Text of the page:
The divorce business is booming, especially in this economy. Clearly, divorce attorneys like Curtis Bounds don’t twiddle their thumbs. Bounds, who heads the Family Law department at Bayard P.A. in Wilmington, handles “higher conflict or higher asset cases.” Translation: His clients are rich. And when high-income couples divorce, the battle comes down to preserving lifestyle.
“Both sides have different views of that, but of late, both parties are in the work force with good jobs,” says Bounds. “There are less circumstances where one party is financially dependent on the other.”
Children are often caught in the crossfire. “You’re already putting kids through a divorce, which is hard enough, but parents also have to deal with support, paying for private school tuition and maintaining certain lifestyles for the children,” Bounds says. “Plus, we’re seeing a lot of shared residency orders from the court, in which the children reside in both households on an equal basis.”
Having a separate family court is an advantage for Delaware parents. In other states, there are courts of general jurisdiction with divisions of domestic relations law. Delaware Family Court handles adoption, termination of parental rights, property division, custody, divorce and all other family-related matters except seriously violent family crimes.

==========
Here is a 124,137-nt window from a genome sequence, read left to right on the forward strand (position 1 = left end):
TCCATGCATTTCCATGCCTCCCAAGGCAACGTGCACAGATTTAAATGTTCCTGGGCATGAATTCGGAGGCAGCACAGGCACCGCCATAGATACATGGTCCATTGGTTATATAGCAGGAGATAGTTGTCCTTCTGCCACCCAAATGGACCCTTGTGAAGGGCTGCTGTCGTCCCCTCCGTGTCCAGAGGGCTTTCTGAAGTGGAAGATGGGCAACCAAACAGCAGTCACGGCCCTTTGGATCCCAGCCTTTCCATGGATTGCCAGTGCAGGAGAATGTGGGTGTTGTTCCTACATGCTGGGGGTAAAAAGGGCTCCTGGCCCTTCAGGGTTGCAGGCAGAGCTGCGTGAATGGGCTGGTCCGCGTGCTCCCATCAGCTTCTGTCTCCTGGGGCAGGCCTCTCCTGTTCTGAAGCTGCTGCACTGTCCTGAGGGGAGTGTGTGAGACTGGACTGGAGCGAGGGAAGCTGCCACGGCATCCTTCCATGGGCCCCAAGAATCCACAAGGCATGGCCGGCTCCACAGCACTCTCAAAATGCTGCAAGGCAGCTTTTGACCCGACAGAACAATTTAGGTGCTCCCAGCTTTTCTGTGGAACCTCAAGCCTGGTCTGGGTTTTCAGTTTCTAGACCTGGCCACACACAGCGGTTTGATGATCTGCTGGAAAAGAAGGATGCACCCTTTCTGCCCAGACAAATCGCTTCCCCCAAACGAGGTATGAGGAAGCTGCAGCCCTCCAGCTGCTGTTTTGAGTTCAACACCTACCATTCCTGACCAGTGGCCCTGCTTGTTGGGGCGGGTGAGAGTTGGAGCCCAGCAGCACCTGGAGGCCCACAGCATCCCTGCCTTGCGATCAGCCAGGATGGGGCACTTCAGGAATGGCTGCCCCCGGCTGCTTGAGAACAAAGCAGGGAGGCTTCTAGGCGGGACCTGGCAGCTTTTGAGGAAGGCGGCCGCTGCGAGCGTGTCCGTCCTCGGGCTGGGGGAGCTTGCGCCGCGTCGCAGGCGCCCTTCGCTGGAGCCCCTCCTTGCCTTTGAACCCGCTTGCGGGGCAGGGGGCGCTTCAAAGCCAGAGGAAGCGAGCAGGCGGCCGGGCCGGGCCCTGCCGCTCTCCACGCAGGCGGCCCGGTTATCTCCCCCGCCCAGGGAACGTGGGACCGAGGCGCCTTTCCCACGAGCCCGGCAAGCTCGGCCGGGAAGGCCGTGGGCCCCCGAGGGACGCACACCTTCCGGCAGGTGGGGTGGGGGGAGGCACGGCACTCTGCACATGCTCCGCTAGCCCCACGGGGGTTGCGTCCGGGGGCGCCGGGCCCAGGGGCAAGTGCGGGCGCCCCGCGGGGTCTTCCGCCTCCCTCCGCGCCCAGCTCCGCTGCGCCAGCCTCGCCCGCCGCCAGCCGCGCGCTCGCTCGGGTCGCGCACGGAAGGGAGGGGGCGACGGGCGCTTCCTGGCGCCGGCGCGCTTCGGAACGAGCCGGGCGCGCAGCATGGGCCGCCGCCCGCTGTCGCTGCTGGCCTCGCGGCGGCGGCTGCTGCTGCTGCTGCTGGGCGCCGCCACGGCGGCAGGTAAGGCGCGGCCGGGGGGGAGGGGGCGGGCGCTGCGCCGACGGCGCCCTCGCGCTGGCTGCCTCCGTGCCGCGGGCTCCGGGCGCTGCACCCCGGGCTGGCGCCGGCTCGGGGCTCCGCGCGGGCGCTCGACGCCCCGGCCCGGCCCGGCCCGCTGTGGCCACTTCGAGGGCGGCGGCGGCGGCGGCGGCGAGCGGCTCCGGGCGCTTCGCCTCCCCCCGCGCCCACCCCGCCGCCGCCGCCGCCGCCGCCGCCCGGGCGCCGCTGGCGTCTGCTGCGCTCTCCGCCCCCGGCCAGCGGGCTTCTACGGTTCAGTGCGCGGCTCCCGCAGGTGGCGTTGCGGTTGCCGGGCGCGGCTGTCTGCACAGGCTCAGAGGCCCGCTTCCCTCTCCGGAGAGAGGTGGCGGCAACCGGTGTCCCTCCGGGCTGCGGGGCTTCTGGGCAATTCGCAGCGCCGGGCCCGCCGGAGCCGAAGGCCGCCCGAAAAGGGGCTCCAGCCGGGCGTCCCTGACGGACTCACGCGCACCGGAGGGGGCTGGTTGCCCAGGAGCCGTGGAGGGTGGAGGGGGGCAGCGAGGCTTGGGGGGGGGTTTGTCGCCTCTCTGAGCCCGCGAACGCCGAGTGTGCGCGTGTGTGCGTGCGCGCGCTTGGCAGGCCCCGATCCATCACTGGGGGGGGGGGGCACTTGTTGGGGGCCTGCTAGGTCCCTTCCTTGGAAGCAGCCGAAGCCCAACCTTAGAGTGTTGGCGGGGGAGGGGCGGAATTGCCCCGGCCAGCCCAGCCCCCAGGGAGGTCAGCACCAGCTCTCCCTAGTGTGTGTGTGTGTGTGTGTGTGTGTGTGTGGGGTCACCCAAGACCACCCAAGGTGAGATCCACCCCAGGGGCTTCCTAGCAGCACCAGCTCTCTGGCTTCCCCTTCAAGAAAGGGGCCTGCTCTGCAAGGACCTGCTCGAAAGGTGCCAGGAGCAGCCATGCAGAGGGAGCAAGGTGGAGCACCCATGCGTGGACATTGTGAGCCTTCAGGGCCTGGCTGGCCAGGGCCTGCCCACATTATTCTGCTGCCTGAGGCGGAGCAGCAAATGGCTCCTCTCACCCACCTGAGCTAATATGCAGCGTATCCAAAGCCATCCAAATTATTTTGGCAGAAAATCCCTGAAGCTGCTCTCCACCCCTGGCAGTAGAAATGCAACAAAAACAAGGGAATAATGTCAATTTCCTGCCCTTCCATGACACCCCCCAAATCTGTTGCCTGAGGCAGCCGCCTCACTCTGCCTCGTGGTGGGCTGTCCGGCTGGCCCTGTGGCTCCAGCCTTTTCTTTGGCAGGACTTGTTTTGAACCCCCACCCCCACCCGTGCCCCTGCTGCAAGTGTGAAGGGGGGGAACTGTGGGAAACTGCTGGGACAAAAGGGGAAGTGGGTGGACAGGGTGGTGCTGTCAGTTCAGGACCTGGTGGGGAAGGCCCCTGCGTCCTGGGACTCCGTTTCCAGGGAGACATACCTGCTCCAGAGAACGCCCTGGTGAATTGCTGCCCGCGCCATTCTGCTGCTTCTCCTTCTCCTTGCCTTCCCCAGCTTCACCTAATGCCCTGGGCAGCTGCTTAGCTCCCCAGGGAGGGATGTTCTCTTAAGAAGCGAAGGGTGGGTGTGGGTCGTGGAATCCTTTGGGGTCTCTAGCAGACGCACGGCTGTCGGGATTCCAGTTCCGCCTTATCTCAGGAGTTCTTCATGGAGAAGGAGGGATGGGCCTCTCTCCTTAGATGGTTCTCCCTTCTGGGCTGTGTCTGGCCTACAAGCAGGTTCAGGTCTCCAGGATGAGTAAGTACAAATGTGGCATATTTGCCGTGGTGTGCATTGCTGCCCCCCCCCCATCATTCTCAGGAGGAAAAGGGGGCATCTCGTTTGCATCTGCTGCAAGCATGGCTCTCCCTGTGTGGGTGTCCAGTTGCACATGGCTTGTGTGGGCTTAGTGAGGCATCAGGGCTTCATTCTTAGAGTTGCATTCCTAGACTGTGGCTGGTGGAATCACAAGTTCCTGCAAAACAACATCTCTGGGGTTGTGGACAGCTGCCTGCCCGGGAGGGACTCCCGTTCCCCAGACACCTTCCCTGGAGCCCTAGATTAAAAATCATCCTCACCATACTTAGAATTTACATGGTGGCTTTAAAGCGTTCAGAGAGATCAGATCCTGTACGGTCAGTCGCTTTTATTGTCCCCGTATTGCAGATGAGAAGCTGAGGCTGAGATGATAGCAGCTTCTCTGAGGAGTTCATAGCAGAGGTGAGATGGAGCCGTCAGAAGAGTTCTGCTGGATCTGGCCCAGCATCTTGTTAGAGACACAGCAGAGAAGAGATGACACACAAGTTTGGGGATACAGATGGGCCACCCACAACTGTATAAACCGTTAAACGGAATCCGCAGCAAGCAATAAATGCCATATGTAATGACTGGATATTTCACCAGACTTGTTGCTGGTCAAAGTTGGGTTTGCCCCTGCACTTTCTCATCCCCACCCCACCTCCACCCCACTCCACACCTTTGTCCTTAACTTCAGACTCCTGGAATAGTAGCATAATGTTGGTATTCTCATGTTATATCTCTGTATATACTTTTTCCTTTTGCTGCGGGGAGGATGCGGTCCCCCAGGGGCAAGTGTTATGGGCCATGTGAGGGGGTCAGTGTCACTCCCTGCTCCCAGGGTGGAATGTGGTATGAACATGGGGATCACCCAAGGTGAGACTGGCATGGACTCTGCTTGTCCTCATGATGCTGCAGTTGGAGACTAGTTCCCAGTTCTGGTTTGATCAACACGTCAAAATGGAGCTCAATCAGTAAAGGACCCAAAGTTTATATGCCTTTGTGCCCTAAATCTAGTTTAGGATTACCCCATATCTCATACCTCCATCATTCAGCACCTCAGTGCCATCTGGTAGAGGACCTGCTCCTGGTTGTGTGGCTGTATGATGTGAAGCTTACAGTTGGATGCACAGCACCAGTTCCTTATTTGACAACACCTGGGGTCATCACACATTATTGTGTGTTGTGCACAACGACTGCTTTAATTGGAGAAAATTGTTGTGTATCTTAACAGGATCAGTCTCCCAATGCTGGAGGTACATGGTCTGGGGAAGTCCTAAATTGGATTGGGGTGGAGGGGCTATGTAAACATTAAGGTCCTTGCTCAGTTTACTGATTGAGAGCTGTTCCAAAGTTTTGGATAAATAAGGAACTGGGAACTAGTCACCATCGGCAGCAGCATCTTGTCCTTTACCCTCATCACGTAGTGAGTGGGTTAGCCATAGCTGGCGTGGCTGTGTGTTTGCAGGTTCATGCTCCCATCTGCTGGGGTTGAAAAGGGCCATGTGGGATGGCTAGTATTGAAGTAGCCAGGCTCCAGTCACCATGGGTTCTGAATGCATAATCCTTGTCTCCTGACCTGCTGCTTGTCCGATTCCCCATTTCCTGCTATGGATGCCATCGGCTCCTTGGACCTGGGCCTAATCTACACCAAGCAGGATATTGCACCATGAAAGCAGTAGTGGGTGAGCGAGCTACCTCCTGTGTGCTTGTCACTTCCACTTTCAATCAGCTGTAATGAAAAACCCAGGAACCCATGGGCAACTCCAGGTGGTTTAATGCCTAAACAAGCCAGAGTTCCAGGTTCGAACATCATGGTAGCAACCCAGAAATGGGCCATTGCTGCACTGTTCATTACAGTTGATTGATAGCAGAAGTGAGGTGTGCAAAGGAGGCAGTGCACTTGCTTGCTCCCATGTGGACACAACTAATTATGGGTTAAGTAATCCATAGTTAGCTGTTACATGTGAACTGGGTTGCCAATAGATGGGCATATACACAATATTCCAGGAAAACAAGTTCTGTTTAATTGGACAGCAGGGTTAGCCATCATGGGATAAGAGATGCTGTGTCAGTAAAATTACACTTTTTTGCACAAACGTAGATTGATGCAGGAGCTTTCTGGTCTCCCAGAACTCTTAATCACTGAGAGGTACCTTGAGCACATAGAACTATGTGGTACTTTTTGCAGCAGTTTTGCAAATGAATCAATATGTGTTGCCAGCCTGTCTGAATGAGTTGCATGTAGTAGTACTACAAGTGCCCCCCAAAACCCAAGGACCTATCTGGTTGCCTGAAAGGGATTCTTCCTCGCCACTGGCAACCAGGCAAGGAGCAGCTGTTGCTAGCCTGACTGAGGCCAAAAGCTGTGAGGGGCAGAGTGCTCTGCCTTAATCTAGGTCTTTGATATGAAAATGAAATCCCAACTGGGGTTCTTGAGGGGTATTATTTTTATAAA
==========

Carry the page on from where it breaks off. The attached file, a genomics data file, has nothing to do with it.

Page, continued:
Bounds, a past chair of the Family Law Section of the Delaware State Bar Association, helps clients with pre-nuptial agreements, support matters, visitation and adoption. He serves husbands, wives and unmarried parents. He also gets repeat business, clients ending their second, third or fourth marriages.
According to National Health Center stats, the divorce rate in America, after a first marriage, is about 41 percent. Second marriages are about 65 percent. The divorce rate of third marriages is close to 74 percent.
“The reality is, you can’t make everybody happy, especially in divorce law,” says Bounds. “The sad truth is that if both parties are unhappy, you’ve achieved the best result.”
Published in Delaware Today, December 2008. Link to article.